Overby, A. & Jones, B. L. (2015). Virtual LEGOs: Incorporating Minecraft Into the Art Education Curriculum. Art Education, 68 (1), 21-27.
Petrov, A. (2014). Using Minecraft in Education: A Qualitative Study on the Benefits and Challenges of Game-Based Education (Unpublished Doctoral Dissertation). University of Toronto, Canada.
Help your EFL-ESL learners improve their pronunciation and accent with Vocaroo
Vocaroo is a free service that allows users to create audio recordings without the need to install any software. You don't even have to create an account to use Vocaroo. All you need to provide is a microphone
Vocaroo is a particularly useful tool especially for educators that teach teach foreign languages. It is available at no cost and allows the voice of the user to be recorded, allowing him to download the soundtrack to his computer, send it as an e-mail or share it directly on a social network (Charles & Dickens, 2012).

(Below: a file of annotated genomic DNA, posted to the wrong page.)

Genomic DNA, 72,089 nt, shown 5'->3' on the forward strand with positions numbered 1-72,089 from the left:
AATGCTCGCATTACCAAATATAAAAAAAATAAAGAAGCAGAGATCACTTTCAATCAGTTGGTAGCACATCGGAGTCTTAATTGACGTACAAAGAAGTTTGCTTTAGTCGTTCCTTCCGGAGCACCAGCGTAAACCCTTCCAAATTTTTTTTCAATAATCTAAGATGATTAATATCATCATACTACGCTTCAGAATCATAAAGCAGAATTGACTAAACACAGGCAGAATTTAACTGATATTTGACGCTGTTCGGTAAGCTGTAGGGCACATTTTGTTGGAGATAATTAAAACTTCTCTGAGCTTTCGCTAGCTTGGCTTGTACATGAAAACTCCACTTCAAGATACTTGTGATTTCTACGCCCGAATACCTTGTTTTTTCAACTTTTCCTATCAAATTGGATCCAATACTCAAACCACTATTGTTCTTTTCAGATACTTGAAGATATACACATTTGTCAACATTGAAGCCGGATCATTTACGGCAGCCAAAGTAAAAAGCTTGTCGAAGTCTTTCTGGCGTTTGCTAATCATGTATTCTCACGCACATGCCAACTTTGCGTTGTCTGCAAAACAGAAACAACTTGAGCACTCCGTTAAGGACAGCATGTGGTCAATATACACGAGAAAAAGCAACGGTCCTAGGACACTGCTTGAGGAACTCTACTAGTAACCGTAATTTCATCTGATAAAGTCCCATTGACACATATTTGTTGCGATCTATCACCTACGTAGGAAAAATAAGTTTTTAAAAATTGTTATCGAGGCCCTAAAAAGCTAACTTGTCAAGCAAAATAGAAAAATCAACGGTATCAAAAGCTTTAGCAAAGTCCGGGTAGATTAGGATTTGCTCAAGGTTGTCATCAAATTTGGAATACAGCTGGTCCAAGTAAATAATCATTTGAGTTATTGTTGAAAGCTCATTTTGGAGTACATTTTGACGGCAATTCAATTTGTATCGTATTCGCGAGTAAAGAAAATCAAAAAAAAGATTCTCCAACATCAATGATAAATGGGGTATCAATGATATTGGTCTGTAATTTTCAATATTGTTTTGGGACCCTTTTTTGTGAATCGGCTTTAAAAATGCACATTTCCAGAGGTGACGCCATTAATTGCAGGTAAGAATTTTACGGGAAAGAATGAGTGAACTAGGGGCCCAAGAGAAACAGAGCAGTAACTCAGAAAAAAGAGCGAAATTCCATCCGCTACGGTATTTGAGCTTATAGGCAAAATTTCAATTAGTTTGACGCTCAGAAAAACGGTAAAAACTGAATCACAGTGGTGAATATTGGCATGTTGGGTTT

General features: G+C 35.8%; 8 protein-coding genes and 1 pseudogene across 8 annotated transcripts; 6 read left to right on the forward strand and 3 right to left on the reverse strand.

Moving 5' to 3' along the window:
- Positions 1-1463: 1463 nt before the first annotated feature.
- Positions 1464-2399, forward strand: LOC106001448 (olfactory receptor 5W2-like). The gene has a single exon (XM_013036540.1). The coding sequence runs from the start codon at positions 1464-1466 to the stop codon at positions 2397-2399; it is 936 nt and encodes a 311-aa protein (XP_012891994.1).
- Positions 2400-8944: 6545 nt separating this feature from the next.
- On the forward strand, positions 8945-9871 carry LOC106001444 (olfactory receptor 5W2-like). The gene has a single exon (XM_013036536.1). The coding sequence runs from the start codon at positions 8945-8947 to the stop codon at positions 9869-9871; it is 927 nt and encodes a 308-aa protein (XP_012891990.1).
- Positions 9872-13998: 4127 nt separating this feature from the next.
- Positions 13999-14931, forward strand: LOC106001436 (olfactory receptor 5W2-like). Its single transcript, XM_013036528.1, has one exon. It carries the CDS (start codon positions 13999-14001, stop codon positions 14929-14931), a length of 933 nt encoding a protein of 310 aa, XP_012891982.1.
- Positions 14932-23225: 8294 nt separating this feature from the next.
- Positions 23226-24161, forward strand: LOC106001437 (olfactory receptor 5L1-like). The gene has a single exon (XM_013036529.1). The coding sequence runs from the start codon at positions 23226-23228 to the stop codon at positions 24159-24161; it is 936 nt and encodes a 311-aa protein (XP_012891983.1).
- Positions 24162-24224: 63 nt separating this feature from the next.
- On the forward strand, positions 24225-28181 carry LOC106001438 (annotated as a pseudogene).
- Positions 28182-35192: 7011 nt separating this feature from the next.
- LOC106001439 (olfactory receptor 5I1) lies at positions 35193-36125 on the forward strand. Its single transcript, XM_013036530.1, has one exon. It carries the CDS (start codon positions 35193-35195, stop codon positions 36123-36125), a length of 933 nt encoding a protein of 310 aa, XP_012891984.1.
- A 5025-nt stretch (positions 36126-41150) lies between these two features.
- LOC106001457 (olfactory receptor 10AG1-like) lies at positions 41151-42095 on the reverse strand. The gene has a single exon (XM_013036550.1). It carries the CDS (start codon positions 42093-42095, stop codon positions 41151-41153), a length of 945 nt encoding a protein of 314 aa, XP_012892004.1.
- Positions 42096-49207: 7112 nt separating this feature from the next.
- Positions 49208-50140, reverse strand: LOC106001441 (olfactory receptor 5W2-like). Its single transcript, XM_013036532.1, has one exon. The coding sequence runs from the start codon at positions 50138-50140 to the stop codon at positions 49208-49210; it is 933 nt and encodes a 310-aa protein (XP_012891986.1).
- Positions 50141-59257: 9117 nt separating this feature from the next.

Its possible uses in the learning process are many, ranging from creating Podcasts, transmitting messages between students and teachers, reading short stories, and providing feedback to third parties (Charles & Dickens, 2012; TeachersFirst, n.d.).
Depending on the activity that will be requested by the student, the tool can function as either constructivist or behavioral, but the widest range of exploitable activities can be found under the "behaviourism umbrella"
Several studies have shown that using Vocaroo as a means of enhancing students' oral speech has ultimately led not only to the improvement of this but to the general perception and expressiveness of its users (Kim, 2014). Students' language skills also improve as pupils can repeat the activity as they wish and as many times as they want, while promoting self-assessment building on new knowledge, giving them learning autonomy (Kim, 2014; Budaghyan, 2015).